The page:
Do you remember your first smartphone? Perhaps it was a bedazzled Sidekick or even an early iPhone. Whatever it was, it was like a gift from the future—and it’s a milestone kids of today may not even remember. With phones serving as companions for younger and younger kids, there’s rightfully been concern about the impact screen-time has on brain development and attention span.
But, according to a professor of psychology at San Diego State University, parents should be worried about something else entirely: Constant digital contact is linked to a rise in loneliness among adolescents.
Jean Twenge is the author of iGen: Why Today’s Super-Connected Kids Are Growing Up Less Rebellious, More Tolerant, Less Happy—and Completely Unprepared for Adulthood—and What That Means for the Rest of Us, published this week. According to Twenge, research indicates today’s kids aren’t as reckless as previous generations were. The bad news is that they are instead more isolated.
The effects of the move from real-life socialization to social media isn’t lost on the kids of today. As one of Twenge’s teenage interviewees put it, it’s as if they like their phones more than they like people. This tendency to socialize through phones has made today’s teens more psychologically vulnerable than Millennials were, Twenge said.
“The Millennials grew up with the web as well, but it wasn’t ever-present in their lives, at hand at all times, day and night,” said Twenge in an excerpt from her book adapted for The Atlantic. “The arrival of the smartphone has radically changed every aspect of teenagers’ lives, from the nature of their social interactions to their mental health.”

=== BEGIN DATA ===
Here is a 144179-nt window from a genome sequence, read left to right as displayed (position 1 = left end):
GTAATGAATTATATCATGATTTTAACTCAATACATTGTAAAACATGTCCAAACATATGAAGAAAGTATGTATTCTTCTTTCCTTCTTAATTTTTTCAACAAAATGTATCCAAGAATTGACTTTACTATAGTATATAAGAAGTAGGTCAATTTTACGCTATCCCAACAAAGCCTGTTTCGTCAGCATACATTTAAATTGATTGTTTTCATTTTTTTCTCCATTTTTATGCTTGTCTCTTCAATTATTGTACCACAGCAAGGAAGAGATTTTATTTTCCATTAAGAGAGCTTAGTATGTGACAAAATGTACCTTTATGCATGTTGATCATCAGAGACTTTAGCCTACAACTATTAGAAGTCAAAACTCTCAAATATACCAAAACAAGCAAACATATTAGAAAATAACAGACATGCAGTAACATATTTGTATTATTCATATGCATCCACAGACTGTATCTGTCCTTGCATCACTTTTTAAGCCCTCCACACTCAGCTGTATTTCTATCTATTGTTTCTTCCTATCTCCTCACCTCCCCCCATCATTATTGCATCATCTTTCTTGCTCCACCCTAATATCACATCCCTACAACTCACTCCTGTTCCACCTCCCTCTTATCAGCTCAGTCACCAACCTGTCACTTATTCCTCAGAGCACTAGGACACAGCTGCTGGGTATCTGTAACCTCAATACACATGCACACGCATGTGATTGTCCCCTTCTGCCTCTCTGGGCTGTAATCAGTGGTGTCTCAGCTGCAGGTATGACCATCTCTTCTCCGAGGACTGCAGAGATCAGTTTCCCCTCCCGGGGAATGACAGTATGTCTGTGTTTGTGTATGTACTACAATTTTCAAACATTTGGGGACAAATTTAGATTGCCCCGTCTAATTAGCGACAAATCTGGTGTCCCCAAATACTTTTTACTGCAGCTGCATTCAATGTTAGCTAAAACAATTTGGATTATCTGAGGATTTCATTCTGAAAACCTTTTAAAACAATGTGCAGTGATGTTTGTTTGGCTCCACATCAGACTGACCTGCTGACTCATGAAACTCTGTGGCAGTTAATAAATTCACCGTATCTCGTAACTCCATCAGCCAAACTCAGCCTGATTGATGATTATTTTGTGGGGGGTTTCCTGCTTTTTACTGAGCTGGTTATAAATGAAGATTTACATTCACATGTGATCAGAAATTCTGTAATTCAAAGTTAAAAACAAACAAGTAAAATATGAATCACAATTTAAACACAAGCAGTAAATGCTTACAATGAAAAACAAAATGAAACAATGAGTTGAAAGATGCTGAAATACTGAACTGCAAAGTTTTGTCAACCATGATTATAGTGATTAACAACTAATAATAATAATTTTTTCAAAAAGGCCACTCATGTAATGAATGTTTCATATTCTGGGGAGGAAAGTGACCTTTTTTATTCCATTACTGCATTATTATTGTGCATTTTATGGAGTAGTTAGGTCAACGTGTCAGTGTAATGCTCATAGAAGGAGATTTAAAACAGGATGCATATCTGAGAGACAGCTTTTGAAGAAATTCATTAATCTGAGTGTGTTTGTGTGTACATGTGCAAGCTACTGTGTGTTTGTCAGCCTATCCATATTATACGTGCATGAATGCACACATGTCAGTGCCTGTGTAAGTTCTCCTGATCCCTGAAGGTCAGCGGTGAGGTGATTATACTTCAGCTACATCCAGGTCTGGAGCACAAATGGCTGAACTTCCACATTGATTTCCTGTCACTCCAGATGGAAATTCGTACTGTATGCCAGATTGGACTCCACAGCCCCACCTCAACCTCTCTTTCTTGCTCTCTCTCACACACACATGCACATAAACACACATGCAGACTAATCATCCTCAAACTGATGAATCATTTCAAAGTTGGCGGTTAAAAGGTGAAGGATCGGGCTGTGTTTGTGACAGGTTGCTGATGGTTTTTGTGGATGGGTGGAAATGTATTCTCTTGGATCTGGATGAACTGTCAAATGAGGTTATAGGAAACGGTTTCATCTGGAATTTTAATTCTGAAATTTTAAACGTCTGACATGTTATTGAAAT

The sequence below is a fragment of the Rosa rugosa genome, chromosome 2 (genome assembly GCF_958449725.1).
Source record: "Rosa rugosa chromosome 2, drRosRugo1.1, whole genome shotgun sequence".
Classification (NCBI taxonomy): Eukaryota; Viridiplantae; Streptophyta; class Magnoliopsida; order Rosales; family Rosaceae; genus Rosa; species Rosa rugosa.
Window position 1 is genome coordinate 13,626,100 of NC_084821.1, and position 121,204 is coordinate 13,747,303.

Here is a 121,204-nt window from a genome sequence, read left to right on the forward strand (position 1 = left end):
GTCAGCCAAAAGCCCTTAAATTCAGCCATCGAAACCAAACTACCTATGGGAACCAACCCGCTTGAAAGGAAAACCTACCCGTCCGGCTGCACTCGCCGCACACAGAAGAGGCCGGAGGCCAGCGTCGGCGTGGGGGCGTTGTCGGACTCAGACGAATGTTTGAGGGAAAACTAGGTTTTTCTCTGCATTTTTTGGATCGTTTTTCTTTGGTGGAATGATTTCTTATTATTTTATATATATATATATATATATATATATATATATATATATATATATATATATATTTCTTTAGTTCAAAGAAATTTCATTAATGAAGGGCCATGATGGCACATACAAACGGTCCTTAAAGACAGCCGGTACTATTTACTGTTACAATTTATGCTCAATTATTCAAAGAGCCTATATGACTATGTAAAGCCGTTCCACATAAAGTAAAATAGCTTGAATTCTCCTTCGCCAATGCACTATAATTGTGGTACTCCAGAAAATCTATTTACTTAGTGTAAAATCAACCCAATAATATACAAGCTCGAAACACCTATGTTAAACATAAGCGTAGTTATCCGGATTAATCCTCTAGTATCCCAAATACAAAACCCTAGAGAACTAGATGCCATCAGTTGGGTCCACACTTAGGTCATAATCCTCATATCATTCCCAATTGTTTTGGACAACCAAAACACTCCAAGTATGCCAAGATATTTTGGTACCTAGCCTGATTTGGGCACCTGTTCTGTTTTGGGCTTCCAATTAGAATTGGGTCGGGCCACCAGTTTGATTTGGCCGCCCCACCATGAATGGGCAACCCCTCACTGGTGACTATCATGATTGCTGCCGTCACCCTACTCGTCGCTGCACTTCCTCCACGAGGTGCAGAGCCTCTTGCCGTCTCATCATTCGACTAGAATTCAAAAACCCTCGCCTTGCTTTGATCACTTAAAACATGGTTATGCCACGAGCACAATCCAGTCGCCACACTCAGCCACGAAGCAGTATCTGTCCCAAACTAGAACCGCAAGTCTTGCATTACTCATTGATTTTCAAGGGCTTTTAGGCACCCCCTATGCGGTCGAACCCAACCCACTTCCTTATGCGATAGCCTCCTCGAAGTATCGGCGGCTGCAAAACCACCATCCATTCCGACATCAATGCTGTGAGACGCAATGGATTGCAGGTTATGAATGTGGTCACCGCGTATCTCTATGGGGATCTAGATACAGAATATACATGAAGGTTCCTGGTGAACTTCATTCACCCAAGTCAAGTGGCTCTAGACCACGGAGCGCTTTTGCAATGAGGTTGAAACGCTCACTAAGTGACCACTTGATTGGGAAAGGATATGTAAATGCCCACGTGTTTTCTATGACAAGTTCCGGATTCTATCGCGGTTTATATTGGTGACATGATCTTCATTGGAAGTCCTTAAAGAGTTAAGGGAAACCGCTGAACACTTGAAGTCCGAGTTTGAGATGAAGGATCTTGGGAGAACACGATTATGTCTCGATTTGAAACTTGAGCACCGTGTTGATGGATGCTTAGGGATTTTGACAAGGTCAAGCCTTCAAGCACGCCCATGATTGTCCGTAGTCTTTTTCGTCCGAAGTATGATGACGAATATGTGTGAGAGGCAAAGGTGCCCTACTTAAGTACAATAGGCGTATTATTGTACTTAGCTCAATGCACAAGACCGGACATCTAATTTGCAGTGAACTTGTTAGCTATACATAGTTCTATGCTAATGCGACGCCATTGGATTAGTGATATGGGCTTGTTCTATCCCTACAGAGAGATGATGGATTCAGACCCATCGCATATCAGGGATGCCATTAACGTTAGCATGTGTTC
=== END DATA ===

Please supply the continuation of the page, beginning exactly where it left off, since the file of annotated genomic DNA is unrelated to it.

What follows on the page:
More than during any other time in recent history, Twenge said the arrival of the smartphone ushered in “abrupt shifts in teen behaviors and emotional states.”
“It’s not an exaggeration to describe iGen as being on the brink of the worst mental-health crisis in decades,” she said, noting “skyrocketing” rates of teenage depression and suicide since 2011. “Much of this deterioration can be traced to their phones.”
So, what can parents do to help their kids engage with peers offline?
According to Twenge, we can start by keeping smartphones out of young hands for as long as possible. In an interview with NPR, Twenge suggested kids can still benefit from the safety aspects of cell phones without the smart part.
“If you feel they need a phone, say, for riding a bus, you can get them a flip phone. They still sell them,” she explained.
Discuss trade-offs with kids
Twenge recommended parents talk with kids about the trade-off technology use has, which will help them understand how time online can take away from other experiences they may have socially.
Parents can also encourage and facilitate real-life get-togethers—even those that aren’t naturally “Instagrammable.” Beforehand, it may also help to communicate with the parents of your child’s friends to mutually suggest they put their phones away while hanging out together. (That way there’s no, “But so-and-so’s mom...”)
Institute no-device time
Of course it’s not easy to convince a kid to engage in person when their peers are all on Snapchat and Instagram. In an interview with Metro, technology addiction specialist Dr. Richard Graham suggested parents designate periods of no-device time dedicated to reinstating kids’ interest in things outside their phones.
Or, if they are resistant to that, there are apps that will force them offline for designated amounts of time.
Finally, one of the most important things is leading by example—so parents can start by putting away their own smartphones, too. ?